I went out looking for new friends. Not that you’re all not just lovely but who couldn’t use a few more friends?
What I found was a mystery. Two sisters, one from Texas and one from Nebraska, teamed up 12 years ago to exercise some creative muscle under the Crone Art label. They make and market buttons and pendants and earrings and whatever suits their fancy in polymer.
The sisters keep their identities on the down-low but someone out there probably knows this duo.
What words would you use to describe their Instagram? Oddball? Seriously mischevious? Minimalists? Modern?
In this pendant, they stack their round buttons in oval cups to form a pendant on a thick cord. Wearable and whimsical.
Boston’s Betsy Baker makes her Manhattan debut June 8 & 9 at the Craft New York show.
Merely visiting her site makes you feel much more chic and sophisticated. Betsy limits her palette to a monochromatic mix set against grunge textures. Often there’s a hidden bit of silver and gold sparkle that appears like buried treasure.
Betsy branched out from her Boston market to the ACC shows and now she’s taking on New York. Betsy thinks big! If you want to see what that looks like, read her site and Instagram.
France’s Christine Pecaut (Chifonie) works in colors that speak to us on Thursday.
Shimmery teal, navy, and cobalt patterns show up in her exuberant spring line. On the hair barrette, small triangles line up jauntily with one pop of rhinestone bling. The pendant is more flowery with one connecting blue element.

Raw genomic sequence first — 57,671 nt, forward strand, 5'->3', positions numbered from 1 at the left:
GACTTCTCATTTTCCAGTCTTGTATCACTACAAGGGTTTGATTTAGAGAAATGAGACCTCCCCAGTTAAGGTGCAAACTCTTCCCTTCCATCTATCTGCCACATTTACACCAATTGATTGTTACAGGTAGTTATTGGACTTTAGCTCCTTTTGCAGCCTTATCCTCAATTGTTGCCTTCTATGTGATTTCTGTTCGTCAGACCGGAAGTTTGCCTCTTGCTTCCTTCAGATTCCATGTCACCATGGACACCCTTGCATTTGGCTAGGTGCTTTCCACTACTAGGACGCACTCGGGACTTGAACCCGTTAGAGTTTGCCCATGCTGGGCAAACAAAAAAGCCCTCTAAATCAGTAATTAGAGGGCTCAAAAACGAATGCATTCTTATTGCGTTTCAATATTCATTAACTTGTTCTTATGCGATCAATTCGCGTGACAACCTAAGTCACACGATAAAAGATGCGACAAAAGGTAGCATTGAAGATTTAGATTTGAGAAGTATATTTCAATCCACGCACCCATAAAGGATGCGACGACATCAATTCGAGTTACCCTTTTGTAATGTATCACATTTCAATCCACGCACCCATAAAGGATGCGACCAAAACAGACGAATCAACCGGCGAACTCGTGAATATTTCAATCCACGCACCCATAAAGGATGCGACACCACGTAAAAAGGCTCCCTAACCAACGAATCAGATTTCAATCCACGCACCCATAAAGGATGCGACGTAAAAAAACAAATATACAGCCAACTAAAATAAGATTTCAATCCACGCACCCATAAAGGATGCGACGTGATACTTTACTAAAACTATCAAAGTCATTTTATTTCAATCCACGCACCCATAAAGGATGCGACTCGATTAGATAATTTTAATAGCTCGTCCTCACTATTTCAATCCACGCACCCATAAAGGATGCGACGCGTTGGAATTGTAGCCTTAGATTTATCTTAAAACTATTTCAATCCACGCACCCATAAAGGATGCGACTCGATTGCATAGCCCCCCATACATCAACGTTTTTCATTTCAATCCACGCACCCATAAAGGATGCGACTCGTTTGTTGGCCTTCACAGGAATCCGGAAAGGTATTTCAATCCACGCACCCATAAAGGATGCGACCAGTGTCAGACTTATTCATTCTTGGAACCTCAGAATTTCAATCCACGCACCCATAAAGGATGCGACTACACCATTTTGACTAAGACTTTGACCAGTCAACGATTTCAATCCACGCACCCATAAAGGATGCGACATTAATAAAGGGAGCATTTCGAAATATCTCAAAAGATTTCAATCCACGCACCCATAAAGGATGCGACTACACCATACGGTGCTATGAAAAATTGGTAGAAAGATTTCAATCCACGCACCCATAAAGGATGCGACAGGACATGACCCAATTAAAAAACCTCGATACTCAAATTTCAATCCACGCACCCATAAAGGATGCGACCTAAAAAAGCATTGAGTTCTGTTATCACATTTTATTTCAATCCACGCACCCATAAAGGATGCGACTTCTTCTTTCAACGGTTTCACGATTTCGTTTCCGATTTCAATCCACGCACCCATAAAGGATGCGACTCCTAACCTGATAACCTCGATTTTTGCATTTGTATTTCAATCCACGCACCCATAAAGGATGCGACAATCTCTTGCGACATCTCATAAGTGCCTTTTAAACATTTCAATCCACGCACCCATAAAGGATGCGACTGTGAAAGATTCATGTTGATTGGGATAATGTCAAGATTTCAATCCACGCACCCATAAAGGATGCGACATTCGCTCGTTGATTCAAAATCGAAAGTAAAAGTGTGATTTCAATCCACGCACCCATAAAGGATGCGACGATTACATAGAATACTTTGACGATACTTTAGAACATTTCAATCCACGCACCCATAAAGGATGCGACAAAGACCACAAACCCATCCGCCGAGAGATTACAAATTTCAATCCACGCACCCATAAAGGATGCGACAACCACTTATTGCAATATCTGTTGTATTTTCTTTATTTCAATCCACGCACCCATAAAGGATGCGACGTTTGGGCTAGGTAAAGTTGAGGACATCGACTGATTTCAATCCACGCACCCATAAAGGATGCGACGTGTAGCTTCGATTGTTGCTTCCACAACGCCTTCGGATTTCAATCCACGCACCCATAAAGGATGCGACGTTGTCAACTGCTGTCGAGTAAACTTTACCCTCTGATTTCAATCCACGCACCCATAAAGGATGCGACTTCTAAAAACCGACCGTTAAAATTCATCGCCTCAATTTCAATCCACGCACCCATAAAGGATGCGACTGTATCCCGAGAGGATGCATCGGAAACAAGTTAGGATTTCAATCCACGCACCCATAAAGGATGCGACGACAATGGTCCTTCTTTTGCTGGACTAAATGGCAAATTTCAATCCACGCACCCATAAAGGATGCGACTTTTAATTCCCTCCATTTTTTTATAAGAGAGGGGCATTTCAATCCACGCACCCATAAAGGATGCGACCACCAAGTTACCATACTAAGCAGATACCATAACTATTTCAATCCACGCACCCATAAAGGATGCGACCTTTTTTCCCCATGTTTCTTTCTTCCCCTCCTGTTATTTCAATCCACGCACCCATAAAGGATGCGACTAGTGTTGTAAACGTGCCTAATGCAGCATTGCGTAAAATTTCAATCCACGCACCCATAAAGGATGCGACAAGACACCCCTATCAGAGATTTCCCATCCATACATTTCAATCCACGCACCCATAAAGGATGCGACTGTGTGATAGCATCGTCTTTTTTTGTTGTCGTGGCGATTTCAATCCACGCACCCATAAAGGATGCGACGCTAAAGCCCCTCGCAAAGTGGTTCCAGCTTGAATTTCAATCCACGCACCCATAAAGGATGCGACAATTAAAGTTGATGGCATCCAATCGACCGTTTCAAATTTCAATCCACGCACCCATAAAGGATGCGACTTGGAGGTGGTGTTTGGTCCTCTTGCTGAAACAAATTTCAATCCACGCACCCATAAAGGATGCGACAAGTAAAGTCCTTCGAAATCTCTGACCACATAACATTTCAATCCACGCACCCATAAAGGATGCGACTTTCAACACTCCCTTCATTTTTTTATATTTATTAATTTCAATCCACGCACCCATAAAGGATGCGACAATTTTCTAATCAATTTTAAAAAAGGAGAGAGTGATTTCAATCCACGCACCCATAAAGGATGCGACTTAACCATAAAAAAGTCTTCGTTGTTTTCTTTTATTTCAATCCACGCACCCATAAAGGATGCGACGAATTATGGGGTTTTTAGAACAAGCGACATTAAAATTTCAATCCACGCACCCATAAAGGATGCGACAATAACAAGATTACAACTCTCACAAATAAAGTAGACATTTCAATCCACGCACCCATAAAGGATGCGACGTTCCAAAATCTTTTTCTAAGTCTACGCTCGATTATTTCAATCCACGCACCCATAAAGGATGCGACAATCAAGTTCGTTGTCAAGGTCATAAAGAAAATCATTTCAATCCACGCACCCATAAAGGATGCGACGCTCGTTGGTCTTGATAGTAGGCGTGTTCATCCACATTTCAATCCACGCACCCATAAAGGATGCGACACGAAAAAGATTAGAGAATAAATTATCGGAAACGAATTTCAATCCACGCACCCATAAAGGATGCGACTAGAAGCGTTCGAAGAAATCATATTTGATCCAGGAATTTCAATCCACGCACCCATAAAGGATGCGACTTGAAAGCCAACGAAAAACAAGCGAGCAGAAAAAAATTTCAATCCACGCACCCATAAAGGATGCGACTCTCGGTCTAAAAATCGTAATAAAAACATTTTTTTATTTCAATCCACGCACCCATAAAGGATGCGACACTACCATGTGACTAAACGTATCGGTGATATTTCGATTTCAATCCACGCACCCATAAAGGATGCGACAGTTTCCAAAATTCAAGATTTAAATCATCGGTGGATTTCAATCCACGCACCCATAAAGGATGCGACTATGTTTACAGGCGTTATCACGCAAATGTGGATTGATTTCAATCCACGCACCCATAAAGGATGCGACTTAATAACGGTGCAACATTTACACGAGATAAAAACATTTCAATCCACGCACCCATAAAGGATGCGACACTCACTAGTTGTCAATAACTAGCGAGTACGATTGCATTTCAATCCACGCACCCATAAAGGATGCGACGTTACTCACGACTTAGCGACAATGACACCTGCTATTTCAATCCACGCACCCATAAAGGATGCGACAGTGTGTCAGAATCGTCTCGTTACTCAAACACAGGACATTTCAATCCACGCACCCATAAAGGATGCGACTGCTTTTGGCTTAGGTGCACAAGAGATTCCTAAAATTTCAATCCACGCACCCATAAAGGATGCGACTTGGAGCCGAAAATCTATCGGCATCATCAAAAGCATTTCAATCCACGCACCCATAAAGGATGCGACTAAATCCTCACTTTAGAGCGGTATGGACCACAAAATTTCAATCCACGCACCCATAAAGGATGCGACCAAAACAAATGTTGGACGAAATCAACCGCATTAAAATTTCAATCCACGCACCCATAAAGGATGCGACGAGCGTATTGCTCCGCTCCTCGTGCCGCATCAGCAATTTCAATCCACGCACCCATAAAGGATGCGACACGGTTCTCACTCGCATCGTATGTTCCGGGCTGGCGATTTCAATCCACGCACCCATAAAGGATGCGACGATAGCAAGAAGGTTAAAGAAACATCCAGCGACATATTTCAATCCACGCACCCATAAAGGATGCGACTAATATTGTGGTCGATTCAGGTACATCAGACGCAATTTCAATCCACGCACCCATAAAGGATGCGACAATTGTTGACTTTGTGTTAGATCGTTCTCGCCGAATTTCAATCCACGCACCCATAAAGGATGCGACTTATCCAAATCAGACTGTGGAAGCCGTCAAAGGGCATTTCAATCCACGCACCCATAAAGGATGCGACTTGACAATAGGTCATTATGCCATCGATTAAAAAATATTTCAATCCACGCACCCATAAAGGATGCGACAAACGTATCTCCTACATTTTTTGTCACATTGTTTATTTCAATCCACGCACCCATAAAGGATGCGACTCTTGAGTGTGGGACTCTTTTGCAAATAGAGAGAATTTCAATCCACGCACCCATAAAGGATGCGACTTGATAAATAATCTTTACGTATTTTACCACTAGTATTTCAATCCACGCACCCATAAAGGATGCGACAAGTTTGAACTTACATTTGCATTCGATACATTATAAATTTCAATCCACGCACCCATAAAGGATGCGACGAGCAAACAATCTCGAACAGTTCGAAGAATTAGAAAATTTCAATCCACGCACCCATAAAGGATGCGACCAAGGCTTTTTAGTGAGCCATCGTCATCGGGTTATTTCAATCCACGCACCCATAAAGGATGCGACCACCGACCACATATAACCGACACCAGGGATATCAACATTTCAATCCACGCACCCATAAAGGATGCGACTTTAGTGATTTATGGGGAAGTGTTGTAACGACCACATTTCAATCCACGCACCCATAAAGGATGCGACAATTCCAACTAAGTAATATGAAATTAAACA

This sewn polymer pendant by Sydney’s Heidi Helyard may make you smile.
The juxtaposition of thread and polymer is refreshing. Did she have matching thread on hand or did she build her palette to match the thread? The neat stitches nearly convince us that this is a new sort of textile.
Quilting meets polymer on many fronts but this one is delightfully different. The interview in FindersKeepers about Heidi reveals that her background is in textiles.
She first started incorporating polymer into her textile work. That flip-flopped into incorporating fiber into her polymer clay pieces! Here on Instagram.
Germany’s Meike Lucia Friemel (Lucia Lucia) was trained as a metalsmith who delights in “…the difference between “slow” metalwork and “fast” clay work and also the contrast when the piece of jewelry is finished.”
These yellow and orange stripes were created for a challenge among friends. The horizontal stripes curl around the cord while the center beads have surprising open backs. It’s as if Lucia was showing her friends a couple of metalsmith tricks in polymer.